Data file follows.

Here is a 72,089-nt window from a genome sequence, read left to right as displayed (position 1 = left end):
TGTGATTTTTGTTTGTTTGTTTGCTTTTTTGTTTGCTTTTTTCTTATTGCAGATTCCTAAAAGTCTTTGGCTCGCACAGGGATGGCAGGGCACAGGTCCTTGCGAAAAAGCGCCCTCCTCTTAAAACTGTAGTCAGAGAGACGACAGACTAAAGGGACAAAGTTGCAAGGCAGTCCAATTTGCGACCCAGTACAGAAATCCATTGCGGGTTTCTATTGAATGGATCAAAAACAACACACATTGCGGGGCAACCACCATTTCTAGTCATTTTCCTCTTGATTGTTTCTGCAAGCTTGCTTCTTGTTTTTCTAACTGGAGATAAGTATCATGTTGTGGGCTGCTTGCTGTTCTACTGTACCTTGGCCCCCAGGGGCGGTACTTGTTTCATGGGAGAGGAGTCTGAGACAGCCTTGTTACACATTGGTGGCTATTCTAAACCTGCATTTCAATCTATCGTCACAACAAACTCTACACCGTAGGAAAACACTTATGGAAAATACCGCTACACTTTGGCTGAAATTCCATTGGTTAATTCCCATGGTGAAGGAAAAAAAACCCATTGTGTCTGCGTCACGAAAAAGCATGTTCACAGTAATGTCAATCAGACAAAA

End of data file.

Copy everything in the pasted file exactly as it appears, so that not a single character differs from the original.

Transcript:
Here is a 72,089-nt window from a genome sequence, read left to right as displayed (position 1 = left end):
TGTGATTTTTGTTTGTTTGTTTGCTTTTTTGTTTGCTTTTTTCTTATTGCAGATTCCTAAAAGTCTTTGGCTCGCACAGGGATGGCAGGGCACAGGTCCTTGCGAAAAAGCGCCCTCCTCTTAAAACTGTAGTCAGAGAGACGACAGACTAAAGGGACAAAGTTGCAAGGCAGTCCAATTTGCGACCCAGTACAGAAATCCATTGCGGGTTTCTATTGAATGGATCAAAAACAACACACATTGCGGGGCAACCACCATTTCTAGTCATTTTCCTCTTGATTGTTTCTGCAAGCTTGCTTCTTGTTTTTCTAACTGGAGATAAGTATCATGTTGTGGGCTGCTTGCTGTTCTACTGTACCTTGGCCCCCAGGGGCGGTACTTGTTTCATGGGAGAGGAGTCTGAGACAGCCTTGTTACACATTGGTGGCTATTCTAAACCTGCATTTCAATCTATCGTCACAACAAACTCTACACCGTAGGAAAACACTTATGGAAAATACCGCTACACTTTGGCTGAAATTCCATTGGTTAATTCCCATGGTGAAGGAAAAAAAACCCATTGTGTCTGCGTCACGAAAAAGCATGTTCACAGTAATGTCAATCAGACAAAA